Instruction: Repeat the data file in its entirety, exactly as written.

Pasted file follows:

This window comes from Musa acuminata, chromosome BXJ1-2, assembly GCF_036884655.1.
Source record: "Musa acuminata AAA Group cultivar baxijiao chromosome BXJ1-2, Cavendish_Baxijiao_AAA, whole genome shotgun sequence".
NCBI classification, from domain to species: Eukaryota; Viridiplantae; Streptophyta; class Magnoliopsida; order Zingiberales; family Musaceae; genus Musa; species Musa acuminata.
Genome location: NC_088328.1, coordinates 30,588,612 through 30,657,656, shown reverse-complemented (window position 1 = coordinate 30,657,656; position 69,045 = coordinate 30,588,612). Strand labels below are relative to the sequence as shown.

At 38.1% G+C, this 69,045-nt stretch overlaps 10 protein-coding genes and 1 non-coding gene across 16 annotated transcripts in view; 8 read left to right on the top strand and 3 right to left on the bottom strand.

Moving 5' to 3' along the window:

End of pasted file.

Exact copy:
This window comes from Musa acuminata, chromosome BXJ1-2, assembly GCF_036884655.1.
Source record: "Musa acuminata AAA Group cultivar baxijiao chromosome BXJ1-2, Cavendish_Baxijiao_AAA, whole genome shotgun sequence".
NCBI classification, from domain to species: Eukaryota; Viridiplantae; Streptophyta; class Magnoliopsida; order Zingiberales; family Musaceae; genus Musa; species Musa acuminata.
Genome location: NC_088328.1, coordinates 30,588,612 through 30,657,656, shown reverse-complemented (window position 1 = coordinate 30,657,656; position 69,045 = coordinate 30,588,612). Strand labels below are relative to the sequence as shown.

At 38.1% G+C, this 69,045-nt stretch overlaps 10 protein-coding genes and 1 non-coding gene across 16 annotated transcripts in view; 8 read left to right on the top strand and 3 right to left on the bottom strand.

Moving 5' to 3' along the window: